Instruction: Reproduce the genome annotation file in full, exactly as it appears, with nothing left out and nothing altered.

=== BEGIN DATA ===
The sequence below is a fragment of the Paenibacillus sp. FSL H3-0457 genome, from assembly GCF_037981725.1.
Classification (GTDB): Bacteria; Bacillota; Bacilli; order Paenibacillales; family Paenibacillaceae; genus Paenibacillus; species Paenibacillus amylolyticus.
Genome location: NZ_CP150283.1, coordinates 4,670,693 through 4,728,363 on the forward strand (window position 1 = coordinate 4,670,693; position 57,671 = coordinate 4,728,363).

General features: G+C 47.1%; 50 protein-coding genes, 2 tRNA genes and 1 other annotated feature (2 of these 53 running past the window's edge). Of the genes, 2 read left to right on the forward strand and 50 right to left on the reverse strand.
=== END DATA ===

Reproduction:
The sequence below is a fragment of the Paenibacillus sp. FSL H3-0457 genome, from assembly GCF_037981725.1.
Classification (GTDB): Bacteria; Bacillota; Bacilli; order Paenibacillales; family Paenibacillaceae; genus Paenibacillus; species Paenibacillus amylolyticus.
Genome location: NZ_CP150283.1, coordinates 4,670,693 through 4,728,363 on the forward strand (window position 1 = coordinate 4,670,693; position 57,671 = coordinate 4,728,363).

General features: G+C 47.1%; 50 protein-coding genes, 2 tRNA genes and 1 other annotated feature (2 of these 53 running past the window's edge). Of the genes, 2 read left to right on the forward strand and 50 right to left on the reverse strand.